According to court documents, on multiple occasions spanning from October 2018 through August 2022, Ms. Morgan sent repeated voicemails, texts messages, and physical notes threatening Victim 1, a federal probation officer.
INDIANAPOLIS – Tammy Morgan, 56, of Indianapolis, has been sentenced to time served in federal custody after pleading guilty to Transmitting a Threatening Interstate Communication. At the time of her sentencing, Morgan had been held in federal custody for approximately 14 months.
According to court documents, on multiple occasions spanning from October 2018 through August 2022, Ms. Morgan sent repeated voicemails, texts messages, and physical notes threatening Victim 1, a federal probation officer. In the course of her official duties, Victim 1 supervised the release of the defendant’s husband, who was placed under federal supervision following his release from federal prison following a conviction in the Southern District of Indiana.
Specifically, on March 16, 2021, Morgan called Victim 1 at her office and left a voicemail stating, “I have a driving while suspended on my record, and I’m going to have a murder charge on my record…” Three days later, Morgan left another voicemail stating, “I’m going to hurt somebody…And I’m going to blow your f*****g head off.”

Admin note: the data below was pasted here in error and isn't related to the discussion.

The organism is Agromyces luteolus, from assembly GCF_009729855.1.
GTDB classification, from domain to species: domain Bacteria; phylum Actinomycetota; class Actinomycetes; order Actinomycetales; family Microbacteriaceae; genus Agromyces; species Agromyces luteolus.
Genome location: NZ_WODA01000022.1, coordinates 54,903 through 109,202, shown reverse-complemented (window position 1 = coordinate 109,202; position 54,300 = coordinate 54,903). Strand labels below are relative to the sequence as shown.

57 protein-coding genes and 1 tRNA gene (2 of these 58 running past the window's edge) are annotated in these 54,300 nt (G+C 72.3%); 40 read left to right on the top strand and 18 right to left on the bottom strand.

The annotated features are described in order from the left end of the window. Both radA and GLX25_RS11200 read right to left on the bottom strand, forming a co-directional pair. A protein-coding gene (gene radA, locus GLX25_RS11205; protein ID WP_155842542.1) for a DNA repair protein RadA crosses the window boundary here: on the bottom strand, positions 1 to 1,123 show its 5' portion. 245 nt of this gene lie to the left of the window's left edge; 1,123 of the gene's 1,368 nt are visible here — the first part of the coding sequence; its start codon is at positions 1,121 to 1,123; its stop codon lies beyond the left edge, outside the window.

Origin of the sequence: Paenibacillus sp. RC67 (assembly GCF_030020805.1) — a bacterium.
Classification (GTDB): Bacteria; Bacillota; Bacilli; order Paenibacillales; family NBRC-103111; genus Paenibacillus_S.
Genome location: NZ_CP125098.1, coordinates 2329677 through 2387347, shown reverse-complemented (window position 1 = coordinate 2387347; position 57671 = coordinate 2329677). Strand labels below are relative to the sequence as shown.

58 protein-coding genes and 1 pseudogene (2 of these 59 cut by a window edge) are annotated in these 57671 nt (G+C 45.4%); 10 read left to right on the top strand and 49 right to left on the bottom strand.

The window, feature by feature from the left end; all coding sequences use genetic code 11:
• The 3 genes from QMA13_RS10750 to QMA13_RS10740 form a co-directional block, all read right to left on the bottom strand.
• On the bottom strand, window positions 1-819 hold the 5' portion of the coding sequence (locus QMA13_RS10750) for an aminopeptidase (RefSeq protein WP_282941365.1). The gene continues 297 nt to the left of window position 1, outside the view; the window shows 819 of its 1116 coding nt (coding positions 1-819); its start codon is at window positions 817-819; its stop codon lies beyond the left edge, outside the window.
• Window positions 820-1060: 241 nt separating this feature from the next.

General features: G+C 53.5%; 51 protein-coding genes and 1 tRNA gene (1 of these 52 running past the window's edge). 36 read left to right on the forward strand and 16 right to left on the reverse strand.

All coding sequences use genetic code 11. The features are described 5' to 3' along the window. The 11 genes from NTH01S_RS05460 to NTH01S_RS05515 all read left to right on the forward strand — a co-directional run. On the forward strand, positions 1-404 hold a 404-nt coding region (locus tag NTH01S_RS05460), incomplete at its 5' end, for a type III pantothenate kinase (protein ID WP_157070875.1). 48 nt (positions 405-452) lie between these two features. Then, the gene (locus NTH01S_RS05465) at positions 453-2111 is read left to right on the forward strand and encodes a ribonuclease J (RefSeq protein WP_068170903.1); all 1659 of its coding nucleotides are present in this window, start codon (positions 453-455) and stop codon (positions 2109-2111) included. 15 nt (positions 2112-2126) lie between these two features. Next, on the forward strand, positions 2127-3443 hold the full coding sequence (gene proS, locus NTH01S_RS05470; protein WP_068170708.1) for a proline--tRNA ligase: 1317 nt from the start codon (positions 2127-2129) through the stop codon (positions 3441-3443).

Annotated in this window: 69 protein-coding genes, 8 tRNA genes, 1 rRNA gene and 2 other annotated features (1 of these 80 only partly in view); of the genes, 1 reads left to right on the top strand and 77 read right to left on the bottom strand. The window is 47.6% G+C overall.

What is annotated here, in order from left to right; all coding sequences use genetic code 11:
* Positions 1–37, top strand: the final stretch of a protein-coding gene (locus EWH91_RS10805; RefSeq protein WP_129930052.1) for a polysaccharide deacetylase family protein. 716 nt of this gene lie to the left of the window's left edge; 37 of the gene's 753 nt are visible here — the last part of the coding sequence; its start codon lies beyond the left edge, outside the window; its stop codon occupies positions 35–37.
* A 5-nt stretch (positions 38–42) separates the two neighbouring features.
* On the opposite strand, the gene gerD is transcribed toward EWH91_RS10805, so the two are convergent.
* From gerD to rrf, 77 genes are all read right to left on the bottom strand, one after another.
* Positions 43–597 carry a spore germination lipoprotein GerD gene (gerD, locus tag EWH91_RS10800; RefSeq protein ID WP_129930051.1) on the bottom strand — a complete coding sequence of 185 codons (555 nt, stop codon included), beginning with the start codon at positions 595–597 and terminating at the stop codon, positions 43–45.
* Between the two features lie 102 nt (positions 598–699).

On June 22, 2022, U.S. District Court Chief Judge Tanya Walton Pratt issued an Order prohibiting Morgan from entering the U.S. Courthouse in Indianapolis. In the Order, Chief Judge Pratt referenced a January 13, 2022, incident wherein Morgan warned an employee, “You look scared, and you should be.” The Order also referenced a June 1, 2022, incident wherein Morgan informed another court employee that “somebody’s going to get hurt.”
According to the same Order, on four occasions, Morgan attempted to enter the U.S. Courthouse with a pocketknife. On July 14, 2022, Morgan approached a U.S. Probation Officer as she walked to her parked vehicle and asked if Victim 1 was at the office. One month later, Morgan left a note on the same Officer’s vehicle that read “I lost my everything because of [Victim 1.] She lied and stole my children and our money, I want justice.”
“Federal probation officers play a critical role in protecting the public by helping offenders successfully reenter society and ensuring they comply with the law following their return from prison—an inherently difficult and sometimes dangerous job,” said Zachary A. Myers, U.S. Attorney for the Southern District of Indiana. “No public servant should have to suffer death threats just for doing their job. Our office takes threats to all federal employees very seriously and is committed to supporting and protecting our counterparts in the court system.”
The FBI investigated this case. The sentence was imposed by U.S. District Court Judge James P. Hanlon. Judge Hanlon also ordered that Morgan be supervised by the U.S. Probation Office for three years.
U.S. Attorney Myers thanked Assistant United States Attorney Todd S. Shellenbarger, who prosecuted this case.